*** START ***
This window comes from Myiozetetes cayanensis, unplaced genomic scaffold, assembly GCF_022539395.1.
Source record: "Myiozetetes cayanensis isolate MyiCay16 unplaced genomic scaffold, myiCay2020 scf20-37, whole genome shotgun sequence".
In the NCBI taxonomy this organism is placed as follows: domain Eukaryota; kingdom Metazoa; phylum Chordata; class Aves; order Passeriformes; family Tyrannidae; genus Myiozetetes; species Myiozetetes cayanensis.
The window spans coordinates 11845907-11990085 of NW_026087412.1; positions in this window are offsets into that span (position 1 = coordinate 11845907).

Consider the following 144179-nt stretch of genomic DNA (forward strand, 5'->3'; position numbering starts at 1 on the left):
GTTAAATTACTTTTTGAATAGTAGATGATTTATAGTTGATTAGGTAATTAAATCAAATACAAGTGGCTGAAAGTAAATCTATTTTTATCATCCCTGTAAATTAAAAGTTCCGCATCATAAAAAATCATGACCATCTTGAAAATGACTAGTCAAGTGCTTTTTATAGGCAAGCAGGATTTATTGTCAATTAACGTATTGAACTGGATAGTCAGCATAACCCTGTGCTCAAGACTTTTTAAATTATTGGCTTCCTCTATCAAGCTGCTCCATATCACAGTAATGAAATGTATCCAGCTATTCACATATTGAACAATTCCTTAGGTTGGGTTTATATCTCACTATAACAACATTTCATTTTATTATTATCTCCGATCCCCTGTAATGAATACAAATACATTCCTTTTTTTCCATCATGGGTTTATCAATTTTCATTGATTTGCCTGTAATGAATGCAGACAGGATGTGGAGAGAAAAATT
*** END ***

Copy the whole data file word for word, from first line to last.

This window comes from Myiozetetes cayanensis, unplaced genomic scaffold, assembly GCF_022539395.1.
Source record: "Myiozetetes cayanensis isolate MyiCay16 unplaced genomic scaffold, myiCay2020 scf20-37, whole genome shotgun sequence".
In the NCBI taxonomy this organism is placed as follows: domain Eukaryota; kingdom Metazoa; phylum Chordata; class Aves; order Passeriformes; family Tyrannidae; genus Myiozetetes; species Myiozetetes cayanensis.
The window spans coordinates 11845907-11990085 of NW_026087412.1; positions in this window are offsets into that span (position 1 = coordinate 11845907).

Consider the following 144179-nt stretch of genomic DNA (forward strand, 5'->3'; position numbering starts at 1 on the left):
GTTAAATTACTTTTTGAATAGTAGATGATTTATAGTTGATTAGGTAATTAAATCAAATACAAGTGGCTGAAAGTAAATCTATTTTTATCATCCCTGTAAATTAAAAGTTCCGCATCATAAAAAATCATGACCATCTTGAAAATGACTAGTCAAGTGCTTTTTATAGGCAAGCAGGATTTATTGTCAATTAACGTATTGAACTGGATAGTCAGCATAACCCTGTGCTCAAGACTTTTTAAATTATTGGCTTCCTCTATCAAGCTGCTCCATATCACAGTAATGAAATGTATCCAGCTATTCACATATTGAACAATTCCTTAGGTTGGGTTTATATCTCACTATAACAACATTTCATTTTATTATTATCTCCGATCCCCTGTAATGAATACAAATACATTCCTTTTTTTCCATCATGGGTTTATCAATTTTCATTGATTTGCCTGTAATGAATGCAGACAGGATGTGGAGAGAAAAATT